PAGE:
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Oct 01, 2023

The Fruit of the Spirit is Goodness

The Fruit of the Spirit is Goodness

Passage: Micah 6:1-8

Speaker: Patrick Lafferty

Series: That’s the Spirit: Learning to keep in step with Him who indwells

Keywords: mercy, justice, humility, obedience, faithfulness, good, carefulness

You typically hear when someone has died, “she was a good person.” Without having them elaborate further, we know intuitively what they mean: someone without pretense, or eminently trustworthy, or deeply kind. When addressed as a “good teacher” Jesus himself replies “Why do you call me good? No one is good except God alone.” What is goodness? What creates it or sustains it? We’ll listen to an oft-quoted passage from the prophet Micah we perhaps have never before pondered. We’ll consider how goodness has a compulsion, a counterfeit, and a true character.

Readings & Scriptures

8 He has told you, O man, what is good; and what does the LORD require of you but to do justice, and to love kindness, and to walk humbly with your God?

PREPARATION: Psalm 23: 1-3, 5-6
LEADER: The LORD is my shepherd; I shall not want.
He makes me lie down in green pastures.
He leads me beside still waters.
He restores my soul.
He leads me in paths of righteousness
for his name’s sake.

ALL: You prepare a table before me
in the presence of my enemies;
you anoint my head with oil;
my cup overflows.
Surely goodness and mercy shall follow me
all the days of my life,
and I shall dwell in the house of the LORD

Hos. 6:4 What shall I do with you, O Ephraim?
What shall I do with you, O Judah?
Your love is like a morning cloud,
like the dew that goes early away.
5 Therefore I have hewn them by the prophets;
I have slain them by the words of my mouth,
and my judgment goes forth as the light.
6 For I desire steadfast love and not sacrifice,
the knowledge of God rather than burnt offerings.

You have heard that it was said to those of old, ‘You shall not murder; and whoever murders will be liable to judgment.’ 22 But I say to you that everyone who is angry with his brother will be liable to judgment; whoever insults his brother will be liable to the council; and whoever says, ‘You fool!’ will be liable to the hell of fire. 23 So if you are offering your gift at the altar and there remember that your brother has something against you, 24 leave your gift there before the altar and go. First be reconciled to your brother, and then come and offer your gift.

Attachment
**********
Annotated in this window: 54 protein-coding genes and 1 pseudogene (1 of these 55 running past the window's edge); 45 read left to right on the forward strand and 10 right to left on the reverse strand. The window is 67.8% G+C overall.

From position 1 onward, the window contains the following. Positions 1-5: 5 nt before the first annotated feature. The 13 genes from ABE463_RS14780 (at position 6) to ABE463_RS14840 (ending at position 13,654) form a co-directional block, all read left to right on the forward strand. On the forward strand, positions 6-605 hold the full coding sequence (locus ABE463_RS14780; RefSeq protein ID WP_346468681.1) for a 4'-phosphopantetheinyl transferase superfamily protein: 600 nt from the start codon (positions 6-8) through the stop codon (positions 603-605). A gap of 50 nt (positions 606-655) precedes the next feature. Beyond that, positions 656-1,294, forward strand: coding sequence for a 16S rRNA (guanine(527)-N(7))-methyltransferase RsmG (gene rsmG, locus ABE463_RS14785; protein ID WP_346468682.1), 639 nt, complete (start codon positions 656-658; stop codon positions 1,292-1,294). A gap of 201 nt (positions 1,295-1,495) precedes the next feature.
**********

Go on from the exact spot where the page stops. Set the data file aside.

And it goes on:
CENTRAL TEXT: Micah 6:1-8
Hear what the LORD says:
Arise, plead your case before the mountains,
and let the hills hear your voice.
2 Hear, you mountains, the indictment of the LORD,
and you enduring foundations of the earth,
for the LORD has an indictment against his people,
and he will contend with Israel.

Mic. 6:3 “O my people, what have I done to you?
How have I wearied you? Answer me!
4 For I brought you up from the land of Egypt
and redeemed you from the house of slavery,
and I sent before you Moses,
Aaron, and Miriam.
5 O my people, remember what Balak king of Moab devised,
and what Balaam the son of Beor answered him,
and what happened from Shittim to Gilgal,
that you may know the righteous acts of the LORD.”

With what shall I come before the LORD,
and bow myself before God on high?
Shall I come before him with burnt offerings,
with calves a year old?
7 Will the LORD be pleased with thousands of rams,
with ten thousands of rivers of oil?
Shall I give my firstborn for my transgression,
the fruit of my body for the sin of my soul?”
8 He has told you, O man, what is good;
and what does the LORD require of you
but to do justice, and to love kindness,
and to walk humbly with your God?

BENEDICTION: Romans 12:2
LEADER: 2 Do not be conformed to this world, but be transformed by the renewal of your mind,
that by testing you may discern what is the will of God, what is good and acceptable and perfect.


  • Exodus 19:3-6
  • 1 Samuel 15:22-23, Isaiah 1:10-20; Amos 5:21-27
  • Isaiah 11:2-9
  • Jeremiah 22:1-5
  • Hosea 6:1-6
  • Mark 10:18
  • Mark 12:29-31
  • Luke 4
  • Acts 2:32-36
  • Romans 12:9-21
  • 1 Corinthians 13:1-3
  • 2 Corinthians 2:14-16
  • Hebrews 12:22


  1. Quick–don’t think, just answer: what does it mean to be “good”? Why did you come up with that sense? Who of your relationships do you first think of when you think of goodness?